What’s up for October 2016? Moon phases, Astronomy Day, meteors and more.
The new moon phase started the month Oct. 1 and night by night the slender crescent gets bigger and higher in the sky and easier to see just after sunset in the west over the Sooke Hills. It too is setting and that’s why it’s over Sooke and not rising over Mount Baker.
Tonight (Wednesday, Oct. 5), hear professor Jon Willis launch his new book All These Worlds Are Yours: The Scientific Search for Alien Life, at the University of Victoria. This event takes place at the Bob Wright Centre, room B150, at 7 p.m. Sign up at uvic.ca/science/physics. Following Willis’s talk, head to the fifth floor to look through the largest telescope on any Canadian university campus during the free weekly open house.
By Oct. 9 the moon has travelled through one-quarter of its 29-day orbit around the Earth, and we see the first quarter phase. You should also look for Mars just below the moon. It will have a red tint as you would expect.
Saturday, Oct. 8 is “Observe the Moon Night” and enthusiasts are invited to join the RASCals of Cattle Point at the Cattle Point DARK SKY Urban Star Park.
On Oct. 16, the moon reaches opposition, or the full moon phase, when the moon and the sun are on opposing sides of the Earth. The sun completely illuminates the moon as seen from the Earth.
During this phase, the moon rises in the East just as the sun is setting in the West as you would expect, at either end of our “Salish Sea Walk of the Planets.” During the night, the moon crosses the sky and sets at dawn. So it sets in the West over Metchosin just as the Sun comes back around, rising in the East over Mount Baker.
On Oct. 22, the last quarter moon rises at midnight. The pretty and bright Beehive cluster, or M44, will be visible near the moon from midnight to dawn. A wondrous cluster of stars, this is a smudge in the dark sky, with three times the Moon’s diameter.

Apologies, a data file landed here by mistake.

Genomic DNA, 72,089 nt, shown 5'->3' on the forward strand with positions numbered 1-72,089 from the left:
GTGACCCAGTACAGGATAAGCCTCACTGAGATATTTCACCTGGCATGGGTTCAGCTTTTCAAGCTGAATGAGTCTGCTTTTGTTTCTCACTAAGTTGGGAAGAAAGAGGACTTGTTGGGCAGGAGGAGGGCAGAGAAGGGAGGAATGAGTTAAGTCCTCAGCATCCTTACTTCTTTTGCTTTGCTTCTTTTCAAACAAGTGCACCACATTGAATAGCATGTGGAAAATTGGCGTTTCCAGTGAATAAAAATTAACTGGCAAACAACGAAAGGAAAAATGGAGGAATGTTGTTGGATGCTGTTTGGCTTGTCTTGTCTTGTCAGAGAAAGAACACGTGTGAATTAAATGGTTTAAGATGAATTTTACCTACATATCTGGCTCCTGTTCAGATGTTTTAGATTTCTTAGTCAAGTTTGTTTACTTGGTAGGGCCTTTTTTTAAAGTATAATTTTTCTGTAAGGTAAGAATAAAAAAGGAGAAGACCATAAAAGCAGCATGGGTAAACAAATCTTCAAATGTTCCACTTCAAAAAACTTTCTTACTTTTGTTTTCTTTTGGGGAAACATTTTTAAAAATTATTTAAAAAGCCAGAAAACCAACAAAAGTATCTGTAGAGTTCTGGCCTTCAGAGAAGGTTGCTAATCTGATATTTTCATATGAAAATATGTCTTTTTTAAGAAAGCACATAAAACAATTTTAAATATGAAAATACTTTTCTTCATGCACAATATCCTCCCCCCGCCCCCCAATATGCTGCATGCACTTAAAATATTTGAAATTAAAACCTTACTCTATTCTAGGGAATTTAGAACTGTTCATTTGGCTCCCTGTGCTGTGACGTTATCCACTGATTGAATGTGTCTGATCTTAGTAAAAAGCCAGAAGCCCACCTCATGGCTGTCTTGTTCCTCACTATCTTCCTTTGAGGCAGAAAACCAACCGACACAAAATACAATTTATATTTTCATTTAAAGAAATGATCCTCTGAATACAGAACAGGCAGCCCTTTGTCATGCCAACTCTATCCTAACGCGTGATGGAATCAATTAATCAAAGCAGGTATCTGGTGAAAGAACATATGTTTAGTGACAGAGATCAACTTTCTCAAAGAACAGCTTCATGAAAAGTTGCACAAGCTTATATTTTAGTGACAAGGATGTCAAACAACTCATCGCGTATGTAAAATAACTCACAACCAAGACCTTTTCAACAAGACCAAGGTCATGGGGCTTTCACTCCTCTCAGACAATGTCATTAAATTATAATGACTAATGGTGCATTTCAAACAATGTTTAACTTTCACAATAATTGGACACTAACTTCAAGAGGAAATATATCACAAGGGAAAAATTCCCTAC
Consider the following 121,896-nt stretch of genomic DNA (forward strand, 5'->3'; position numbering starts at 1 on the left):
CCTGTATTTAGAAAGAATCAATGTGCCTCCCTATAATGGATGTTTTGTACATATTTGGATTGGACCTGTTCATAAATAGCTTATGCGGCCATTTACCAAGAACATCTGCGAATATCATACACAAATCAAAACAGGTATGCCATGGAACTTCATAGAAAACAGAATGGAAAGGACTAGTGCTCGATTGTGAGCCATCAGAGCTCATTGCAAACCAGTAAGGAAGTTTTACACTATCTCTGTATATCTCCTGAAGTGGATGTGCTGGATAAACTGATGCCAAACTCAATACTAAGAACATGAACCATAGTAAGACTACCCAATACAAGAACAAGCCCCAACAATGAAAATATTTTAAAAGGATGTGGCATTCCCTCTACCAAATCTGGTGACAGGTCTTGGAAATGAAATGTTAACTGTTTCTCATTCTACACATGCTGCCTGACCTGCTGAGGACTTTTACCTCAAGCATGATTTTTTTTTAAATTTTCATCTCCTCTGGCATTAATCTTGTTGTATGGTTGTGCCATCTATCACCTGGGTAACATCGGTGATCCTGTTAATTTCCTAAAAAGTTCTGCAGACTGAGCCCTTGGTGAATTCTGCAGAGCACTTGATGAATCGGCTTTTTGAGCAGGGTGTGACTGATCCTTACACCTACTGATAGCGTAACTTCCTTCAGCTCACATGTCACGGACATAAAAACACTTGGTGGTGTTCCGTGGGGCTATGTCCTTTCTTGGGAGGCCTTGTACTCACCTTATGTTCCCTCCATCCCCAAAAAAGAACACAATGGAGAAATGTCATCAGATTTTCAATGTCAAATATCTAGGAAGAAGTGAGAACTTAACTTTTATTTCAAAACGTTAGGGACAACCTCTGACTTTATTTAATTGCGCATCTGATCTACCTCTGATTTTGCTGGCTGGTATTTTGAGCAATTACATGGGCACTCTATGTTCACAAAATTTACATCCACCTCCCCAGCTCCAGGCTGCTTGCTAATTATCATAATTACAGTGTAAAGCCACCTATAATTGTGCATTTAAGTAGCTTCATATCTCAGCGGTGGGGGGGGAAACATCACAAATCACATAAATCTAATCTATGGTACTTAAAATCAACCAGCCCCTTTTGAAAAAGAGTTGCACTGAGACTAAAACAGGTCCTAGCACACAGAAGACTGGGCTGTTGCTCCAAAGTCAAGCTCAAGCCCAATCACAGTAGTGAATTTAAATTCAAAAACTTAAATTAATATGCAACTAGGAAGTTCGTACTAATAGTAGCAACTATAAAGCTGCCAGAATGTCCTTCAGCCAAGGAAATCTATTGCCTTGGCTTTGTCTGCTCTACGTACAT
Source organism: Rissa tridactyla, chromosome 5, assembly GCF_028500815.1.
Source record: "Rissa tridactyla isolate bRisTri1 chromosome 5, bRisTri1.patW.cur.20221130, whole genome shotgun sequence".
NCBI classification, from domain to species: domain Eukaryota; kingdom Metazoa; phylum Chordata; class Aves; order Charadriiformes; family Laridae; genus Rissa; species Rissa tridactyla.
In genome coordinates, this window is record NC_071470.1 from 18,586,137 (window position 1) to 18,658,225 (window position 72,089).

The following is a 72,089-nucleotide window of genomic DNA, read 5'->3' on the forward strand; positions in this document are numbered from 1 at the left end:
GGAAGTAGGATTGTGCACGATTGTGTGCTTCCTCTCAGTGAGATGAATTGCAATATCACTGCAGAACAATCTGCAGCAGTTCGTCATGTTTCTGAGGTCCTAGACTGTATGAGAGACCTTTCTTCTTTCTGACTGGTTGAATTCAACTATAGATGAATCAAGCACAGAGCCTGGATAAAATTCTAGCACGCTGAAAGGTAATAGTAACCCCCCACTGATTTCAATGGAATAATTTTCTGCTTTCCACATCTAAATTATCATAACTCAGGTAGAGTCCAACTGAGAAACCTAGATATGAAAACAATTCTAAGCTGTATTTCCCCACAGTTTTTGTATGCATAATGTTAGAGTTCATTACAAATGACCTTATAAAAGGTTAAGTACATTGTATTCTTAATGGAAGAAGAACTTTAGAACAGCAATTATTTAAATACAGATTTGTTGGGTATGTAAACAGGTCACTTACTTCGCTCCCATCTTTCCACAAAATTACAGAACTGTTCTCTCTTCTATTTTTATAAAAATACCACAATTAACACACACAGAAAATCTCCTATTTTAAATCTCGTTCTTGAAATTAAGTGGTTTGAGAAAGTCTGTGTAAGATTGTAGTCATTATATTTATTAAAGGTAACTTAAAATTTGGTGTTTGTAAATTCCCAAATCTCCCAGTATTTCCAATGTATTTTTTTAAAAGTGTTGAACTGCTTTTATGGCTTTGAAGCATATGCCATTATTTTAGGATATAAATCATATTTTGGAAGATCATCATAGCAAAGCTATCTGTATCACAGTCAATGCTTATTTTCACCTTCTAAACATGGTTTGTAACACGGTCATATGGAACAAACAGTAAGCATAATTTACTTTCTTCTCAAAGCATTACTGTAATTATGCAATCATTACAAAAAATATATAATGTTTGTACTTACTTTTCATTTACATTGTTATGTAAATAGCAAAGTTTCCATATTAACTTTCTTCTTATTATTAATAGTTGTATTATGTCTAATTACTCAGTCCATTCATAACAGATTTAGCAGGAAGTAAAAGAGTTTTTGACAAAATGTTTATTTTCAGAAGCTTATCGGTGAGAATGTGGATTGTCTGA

To wrap up the month, 29 days after the last new moon we start the lunar cycle all over again with another new moon phase on Oct. 30.
Will you spot the one-day-old moon on Halloween? It will be a challenge!
Three meteor showers occur in October – the Draconids, the Taurids and the Orionids. Each is the tail-end of a comet.
Try for the Draconids after the moon sets on the morning of Oct. 8, then see the Taurids on Oct. 10. The Orionids will be marred by the full moon on Oct. 21, but all three meteor showers offer the possibility of bright meteors, so if you are up after midnight and before dawn, have a look.
Finally, you’ll have an especially pretty view of Saturn when it forms a straight line with Venus and Antares on Oct. 27.
Sept. 30 was the last day of the Rosetta Mission when our favourite orbiting space craft drops onto the surface of Comet 67P, joining the lander Philae, so now two crafts are permanently on the surface of the comet as it orbits the Sun every 6.5 years. What an amazing mission the European Space Agency managed.
I am proud to say the ESA has accepted a piece to commemorate this event and we hope you like the image we submitted comparing the size of the comet 67P to Mount Baker – visit rosetta-legacy.tumblr.com.
Learn about NASA’s missions to the planets and beyond at nasa.gov. Learn more about the RASCals of Cattle Point at facebook.com/groups/VictoriaRASCals. The group meets at Fairfield Community Centre Mondays at 7:30 p.m.
Dark Skies to all friends of Cattle Point Star Park.
Summary by Bill Smith and the RASCals of Cattle Point, from the transcript of “What’s Up in October 2016” by NASA announcer and astronomer Jane Houston Jones, with specific permission for localization to Cattle Point Dark Sky Urban Star Park and the Oak Bay